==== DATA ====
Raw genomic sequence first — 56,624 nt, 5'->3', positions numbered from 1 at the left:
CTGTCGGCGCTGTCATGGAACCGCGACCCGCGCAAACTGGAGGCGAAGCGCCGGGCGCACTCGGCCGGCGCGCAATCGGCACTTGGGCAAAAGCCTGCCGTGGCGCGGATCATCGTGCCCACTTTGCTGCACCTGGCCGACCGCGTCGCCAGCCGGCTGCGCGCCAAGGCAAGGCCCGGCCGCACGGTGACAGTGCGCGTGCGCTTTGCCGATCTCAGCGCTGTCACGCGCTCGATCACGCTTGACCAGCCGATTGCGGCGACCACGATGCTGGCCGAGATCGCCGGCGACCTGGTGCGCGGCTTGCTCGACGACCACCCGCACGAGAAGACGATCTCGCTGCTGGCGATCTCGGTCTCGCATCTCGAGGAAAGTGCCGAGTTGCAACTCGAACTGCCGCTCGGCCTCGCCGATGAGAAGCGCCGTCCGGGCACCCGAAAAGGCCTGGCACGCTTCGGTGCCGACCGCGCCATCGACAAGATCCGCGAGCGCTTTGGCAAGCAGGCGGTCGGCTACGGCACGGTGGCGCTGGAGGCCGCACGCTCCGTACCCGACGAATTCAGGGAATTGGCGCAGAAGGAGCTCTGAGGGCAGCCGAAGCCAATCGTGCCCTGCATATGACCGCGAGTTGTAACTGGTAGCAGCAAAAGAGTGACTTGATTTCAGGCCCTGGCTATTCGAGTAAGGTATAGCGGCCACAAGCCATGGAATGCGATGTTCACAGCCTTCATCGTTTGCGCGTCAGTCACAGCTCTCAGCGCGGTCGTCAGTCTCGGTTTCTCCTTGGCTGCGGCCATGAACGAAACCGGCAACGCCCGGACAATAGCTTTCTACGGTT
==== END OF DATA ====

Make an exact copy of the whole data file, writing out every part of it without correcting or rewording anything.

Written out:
Raw genomic sequence first — 56,624 nt, 5'->3', positions numbered from 1 at the left:
CTGTCGGCGCTGTCATGGAACCGCGACCCGCGCAAACTGGAGGCGAAGCGCCGGGCGCACTCGGCCGGCGCGCAATCGGCACTTGGGCAAAAGCCTGCCGTGGCGCGGATCATCGTGCCCACTTTGCTGCACCTGGCCGACCGCGTCGCCAGCCGGCTGCGCGCCAAGGCAAGGCCCGGCCGCACGGTGACAGTGCGCGTGCGCTTTGCCGATCTCAGCGCTGTCACGCGCTCGATCACGCTTGACCAGCCGATTGCGGCGACCACGATGCTGGCCGAGATCGCCGGCGACCTGGTGCGCGGCTTGCTCGACGACCACCCGCACGAGAAGACGATCTCGCTGCTGGCGATCTCGGTCTCGCATCTCGAGGAAAGTGCCGAGTTGCAACTCGAACTGCCGCTCGGCCTCGCCGATGAGAAGCGCCGTCCGGGCACCCGAAAAGGCCTGGCACGCTTCGGTGCCGACCGCGCCATCGACAAGATCCGCGAGCGCTTTGGCAAGCAGGCGGTCGGCTACGGCACGGTGGCGCTGGAGGCCGCACGCTCCGTACCCGACGAATTCAGGGAATTGGCGCAGAAGGAGCTCTGAGGGCAGCCGAAGCCAATCGTGCCCTGCATATGACCGCGAGTTGTAACTGGTAGCAGCAAAAGAGTGACTTGATTTCAGGCCCTGGCTATTCGAGTAAGGTATAGCGGCCACAAGCCATGGAATGCGATGTTCACAGCCTTCATCGTTTGCGCGTCAGTCACAGCTCTCAGCGCGGTCGTCAGTCTCGGTTTCTCCTTGGCTGCGGCCATGAACGAAACCGGCAACGCCCGGACAATAGCTTTCTACGGTT